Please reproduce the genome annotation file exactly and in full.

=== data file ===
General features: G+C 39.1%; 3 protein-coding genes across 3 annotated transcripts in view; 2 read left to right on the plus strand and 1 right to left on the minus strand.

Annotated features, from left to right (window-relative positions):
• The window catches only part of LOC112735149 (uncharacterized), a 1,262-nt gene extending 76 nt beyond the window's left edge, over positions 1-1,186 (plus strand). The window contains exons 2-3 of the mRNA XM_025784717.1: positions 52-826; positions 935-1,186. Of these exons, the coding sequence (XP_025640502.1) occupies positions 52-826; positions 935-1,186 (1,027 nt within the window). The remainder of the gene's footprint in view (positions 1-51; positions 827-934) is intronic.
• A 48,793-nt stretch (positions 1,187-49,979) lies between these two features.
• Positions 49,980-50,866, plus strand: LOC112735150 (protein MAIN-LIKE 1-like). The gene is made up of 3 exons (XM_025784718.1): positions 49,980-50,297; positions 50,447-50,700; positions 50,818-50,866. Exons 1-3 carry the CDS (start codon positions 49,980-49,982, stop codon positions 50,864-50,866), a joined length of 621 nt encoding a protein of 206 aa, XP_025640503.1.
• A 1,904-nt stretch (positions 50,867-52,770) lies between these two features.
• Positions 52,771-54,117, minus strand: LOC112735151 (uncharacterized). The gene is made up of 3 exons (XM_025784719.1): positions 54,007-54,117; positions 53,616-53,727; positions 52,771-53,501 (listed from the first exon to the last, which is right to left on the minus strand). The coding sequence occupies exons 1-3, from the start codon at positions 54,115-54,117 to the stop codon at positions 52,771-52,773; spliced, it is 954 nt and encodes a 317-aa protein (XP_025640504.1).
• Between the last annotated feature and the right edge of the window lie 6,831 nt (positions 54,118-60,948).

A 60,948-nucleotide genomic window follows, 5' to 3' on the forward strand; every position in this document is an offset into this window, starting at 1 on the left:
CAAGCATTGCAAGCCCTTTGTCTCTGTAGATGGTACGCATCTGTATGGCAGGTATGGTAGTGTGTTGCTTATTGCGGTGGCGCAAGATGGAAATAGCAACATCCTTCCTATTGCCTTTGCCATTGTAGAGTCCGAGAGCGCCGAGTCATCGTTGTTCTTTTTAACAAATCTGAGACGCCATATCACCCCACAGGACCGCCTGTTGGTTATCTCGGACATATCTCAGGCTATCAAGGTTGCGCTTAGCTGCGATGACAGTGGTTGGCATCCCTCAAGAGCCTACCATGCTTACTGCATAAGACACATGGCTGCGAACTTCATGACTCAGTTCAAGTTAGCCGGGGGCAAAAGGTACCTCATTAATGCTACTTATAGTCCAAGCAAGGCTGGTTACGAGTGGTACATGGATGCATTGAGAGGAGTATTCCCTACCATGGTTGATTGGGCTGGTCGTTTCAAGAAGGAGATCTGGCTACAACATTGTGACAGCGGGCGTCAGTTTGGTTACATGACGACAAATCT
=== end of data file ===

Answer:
General features: G+C 39.1%; 3 protein-coding genes across 3 annotated transcripts in view; 2 read left to right on the plus strand and 1 right to left on the minus strand.

Annotated features, from left to right (window-relative positions):
• The window catches only part of LOC112735149 (uncharacterized), a 1,262-nt gene extending 76 nt beyond the window's left edge, over positions 1-1,186 (plus strand). The window contains exons 2-3 of the mRNA XM_025784717.1: positions 52-826; positions 935-1,186. Of these exons, the coding sequence (XP_025640502.1) occupies positions 52-826; positions 935-1,186 (1,027 nt within the window). The remainder of the gene's footprint in view (positions 1-51; positions 827-934) is intronic.
• A 48,793-nt stretch (positions 1,187-49,979) lies between these two features.
• Positions 49,980-50,866, plus strand: LOC112735150 (protein MAIN-LIKE 1-like). The gene is made up of 3 exons (XM_025784718.1): positions 49,980-50,297; positions 50,447-50,700; positions 50,818-50,866. Exons 1-3 carry the CDS (start codon positions 49,980-49,982, stop codon positions 50,864-50,866), a joined length of 621 nt encoding a protein of 206 aa, XP_025640503.1.
• A 1,904-nt stretch (positions 50,867-52,770) lies between these two features.
• Positions 52,771-54,117, minus strand: LOC112735151 (uncharacterized). The gene is made up of 3 exons (XM_025784719.1): positions 54,007-54,117; positions 53,616-53,727; positions 52,771-53,501 (listed from the first exon to the last, which is right to left on the minus strand). The coding sequence occupies exons 1-3, from the start codon at positions 54,115-54,117 to the stop codon at positions 52,771-52,773; spliced, it is 954 nt and encodes a 317-aa protein (XP_025640504.1).
• Between the last annotated feature and the right edge of the window lie 6,831 nt (positions 54,118-60,948).

A 60,948-nucleotide genomic window follows, 5' to 3' on the forward strand; every position in this document is an offset into this window, starting at 1 on the left:
CAAGCATTGCAAGCCCTTTGTCTCTGTAGATGGTACGCATCTGTATGGCAGGTATGGTAGTGTGTTGCTTATTGCGGTGGCGCAAGATGGAAATAGCAACATCCTTCCTATTGCCTTTGCCATTGTAGAGTCCGAGAGCGCCGAGTCATCGTTGTTCTTTTTAACAAATCTGAGACGCCATATCACCCCACAGGACCGCCTGTTGGTTATCTCGGACATATCTCAGGCTATCAAGGTTGCGCTTAGCTGCGATGACAGTGGTTGGCATCCCTCAAGAGCCTACCATGCTTACTGCATAAGACACATGGCTGCGAACTTCATGACTCAGTTCAAGTTAGCCGGGGGCAAAAGGTACCTCATTAATGCTACTTATAGTCCAAGCAAGGCTGGTTACGAGTGGTACATGGATGCATTGAGAGGAGTATTCCCTACCATGGTTGATTGGGCTGGTCGTTTCAAGAAGGAGATCTGGCTACAACATTGTGACAGCGGGCGTCAGTTTGGTTACATGACGACAAATCT